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Health Services Research & Development

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How many enrollees come to VA just for pharmacy?

Zhu S, Gardner J, Hendricks A. How many enrollees come to VA just for pharmacy? Bedford, MA: HCFE; 2004 Mar 1. 1-13 p. Report No.: HCFE Working Paper No. 2004--02.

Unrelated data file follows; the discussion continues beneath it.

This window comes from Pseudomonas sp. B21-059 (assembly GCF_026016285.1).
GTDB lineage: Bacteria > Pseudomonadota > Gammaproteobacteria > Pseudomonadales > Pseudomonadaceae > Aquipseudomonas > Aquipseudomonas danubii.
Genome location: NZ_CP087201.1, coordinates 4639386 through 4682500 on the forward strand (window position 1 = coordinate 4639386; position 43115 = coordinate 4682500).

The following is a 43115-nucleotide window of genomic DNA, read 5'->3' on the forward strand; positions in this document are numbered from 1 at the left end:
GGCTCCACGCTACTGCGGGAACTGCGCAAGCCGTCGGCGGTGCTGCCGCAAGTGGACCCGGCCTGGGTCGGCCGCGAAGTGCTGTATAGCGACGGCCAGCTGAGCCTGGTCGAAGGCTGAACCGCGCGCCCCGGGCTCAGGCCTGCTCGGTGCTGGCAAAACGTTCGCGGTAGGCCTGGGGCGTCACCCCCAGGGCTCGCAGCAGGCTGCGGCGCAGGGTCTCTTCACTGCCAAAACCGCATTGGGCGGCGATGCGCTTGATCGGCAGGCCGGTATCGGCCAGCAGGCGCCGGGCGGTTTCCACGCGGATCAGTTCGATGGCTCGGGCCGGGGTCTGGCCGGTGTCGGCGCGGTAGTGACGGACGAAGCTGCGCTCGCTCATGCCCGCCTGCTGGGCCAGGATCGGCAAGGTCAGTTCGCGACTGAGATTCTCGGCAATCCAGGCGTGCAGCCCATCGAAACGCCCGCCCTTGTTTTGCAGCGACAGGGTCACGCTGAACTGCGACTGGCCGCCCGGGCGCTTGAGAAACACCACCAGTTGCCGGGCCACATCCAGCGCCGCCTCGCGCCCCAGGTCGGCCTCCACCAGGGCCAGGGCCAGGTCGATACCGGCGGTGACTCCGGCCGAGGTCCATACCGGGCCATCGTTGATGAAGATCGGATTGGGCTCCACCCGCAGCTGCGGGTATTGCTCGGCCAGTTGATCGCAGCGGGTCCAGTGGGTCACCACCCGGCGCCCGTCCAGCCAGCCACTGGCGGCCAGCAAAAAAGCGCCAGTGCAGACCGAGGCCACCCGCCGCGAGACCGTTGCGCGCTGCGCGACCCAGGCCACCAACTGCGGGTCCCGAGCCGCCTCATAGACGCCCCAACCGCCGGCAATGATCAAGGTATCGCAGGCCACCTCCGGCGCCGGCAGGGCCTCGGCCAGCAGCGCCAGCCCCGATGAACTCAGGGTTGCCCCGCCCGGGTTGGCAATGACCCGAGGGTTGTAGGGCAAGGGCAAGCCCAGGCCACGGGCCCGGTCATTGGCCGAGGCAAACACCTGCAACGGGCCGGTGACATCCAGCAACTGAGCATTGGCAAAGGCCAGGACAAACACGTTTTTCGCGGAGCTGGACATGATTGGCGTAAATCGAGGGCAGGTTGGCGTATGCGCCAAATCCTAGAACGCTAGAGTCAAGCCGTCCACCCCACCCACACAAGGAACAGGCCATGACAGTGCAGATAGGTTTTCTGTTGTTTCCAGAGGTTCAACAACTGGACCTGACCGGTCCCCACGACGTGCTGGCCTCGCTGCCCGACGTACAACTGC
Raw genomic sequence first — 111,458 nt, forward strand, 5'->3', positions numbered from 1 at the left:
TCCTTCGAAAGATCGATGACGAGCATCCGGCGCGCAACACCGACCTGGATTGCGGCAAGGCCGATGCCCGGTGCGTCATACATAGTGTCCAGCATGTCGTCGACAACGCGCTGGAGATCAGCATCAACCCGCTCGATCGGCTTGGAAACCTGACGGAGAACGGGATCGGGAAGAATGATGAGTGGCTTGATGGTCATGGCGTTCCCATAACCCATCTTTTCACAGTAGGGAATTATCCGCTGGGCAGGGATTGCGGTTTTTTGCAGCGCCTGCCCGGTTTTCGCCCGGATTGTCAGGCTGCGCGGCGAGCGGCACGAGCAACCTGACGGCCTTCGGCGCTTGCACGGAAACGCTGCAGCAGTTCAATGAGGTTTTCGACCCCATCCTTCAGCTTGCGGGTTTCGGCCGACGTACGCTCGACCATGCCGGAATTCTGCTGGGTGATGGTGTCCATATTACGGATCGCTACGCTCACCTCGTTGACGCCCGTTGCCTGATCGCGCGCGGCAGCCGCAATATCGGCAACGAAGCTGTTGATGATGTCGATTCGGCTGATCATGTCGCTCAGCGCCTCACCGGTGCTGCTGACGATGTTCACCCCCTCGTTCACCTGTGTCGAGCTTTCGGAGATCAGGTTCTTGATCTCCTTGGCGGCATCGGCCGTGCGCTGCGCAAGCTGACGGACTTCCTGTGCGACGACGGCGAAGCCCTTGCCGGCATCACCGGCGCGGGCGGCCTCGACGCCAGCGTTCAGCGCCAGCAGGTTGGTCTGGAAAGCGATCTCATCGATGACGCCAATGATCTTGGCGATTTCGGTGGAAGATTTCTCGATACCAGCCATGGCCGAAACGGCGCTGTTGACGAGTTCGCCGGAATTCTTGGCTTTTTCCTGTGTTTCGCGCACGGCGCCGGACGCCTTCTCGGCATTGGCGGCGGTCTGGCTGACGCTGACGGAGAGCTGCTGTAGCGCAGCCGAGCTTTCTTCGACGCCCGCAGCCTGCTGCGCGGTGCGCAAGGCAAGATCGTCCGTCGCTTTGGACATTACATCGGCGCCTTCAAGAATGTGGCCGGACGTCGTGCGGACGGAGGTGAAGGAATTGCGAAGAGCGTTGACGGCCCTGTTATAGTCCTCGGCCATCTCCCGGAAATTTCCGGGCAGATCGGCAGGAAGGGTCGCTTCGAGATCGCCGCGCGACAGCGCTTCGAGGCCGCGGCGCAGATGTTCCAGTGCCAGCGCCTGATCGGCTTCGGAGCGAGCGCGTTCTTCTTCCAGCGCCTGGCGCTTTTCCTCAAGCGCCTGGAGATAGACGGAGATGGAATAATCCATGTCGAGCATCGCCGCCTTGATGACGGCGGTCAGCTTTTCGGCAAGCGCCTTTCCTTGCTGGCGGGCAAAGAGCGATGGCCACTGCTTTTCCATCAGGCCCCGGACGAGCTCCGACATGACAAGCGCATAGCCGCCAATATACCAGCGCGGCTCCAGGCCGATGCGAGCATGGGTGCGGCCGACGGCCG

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Objectives: To estimate what proportion of patients come to VA primarily for pharmacy services, calculate their annual pharmacy costs, and describe the population. Methods: For a convenience sample of all patients (n~150,000) using VA care in FY1998 at six study sites, we applied four alternative definitions to identify those who were 'primarily outpatient pharmacy (POP)' users. POP patients were defined as having no inpatient utilization but at least some pharmacy cost during FY1998 and: (a) Non-pharmacy cost less than $800; or (b) No more than 4 outpatient visits; or (c) Pharmacy costs over $100 and comprising at least 33% of annual VA costs; or (d) The intersection of conditions (a)-(c). Sub-samples of patients with diabetes or Parkinson's disease were also examined. Results: In FY1998, POPs were 32.2% by the non-pharmacy cost definition (a), 18.7% of VA patients by the outpatient visit definition (b), and 32.0% by the pharmacy cost definition (c). Definition d (the intersection of the other three) included 14.4% of all outpatients with pharmacy cost and 10% of all outpatients. This fourth group of POP patients averaged $471 in annual pharmacy cost ($300 for non-pharmacy). Larger proportions of these patients had lower priority levels (70% were levels 4-7 compared to 53% of non-POP patients) and had fewer diagnoses in the VA administrative data. Conclusions: This preliminary exploration of ways to quantify the impact of veterans coming to the VA primarily for outpatient pharmacy suggests that about one in seven of VA pharmacy outpatients fit a definition of having only a small number of outpatient visits annually with a relatively large pharmacy cost. This number was 10 percent of all VA patients. The budget impact of this 10 percent was only about 1 percent of medical care appropriations. Impact: The VA pharmacy benefit is sufficiently important for a significant share of VA patients that they come to VA primarily for that service. Depending on the definition, the pharmacy costs of these patients average between $400 and $1,200. This amount could change if Medicare adds a drug benefit, but VA is unlikely to save a large amount of the medical care appropriation if these veterans stop coming to VA.

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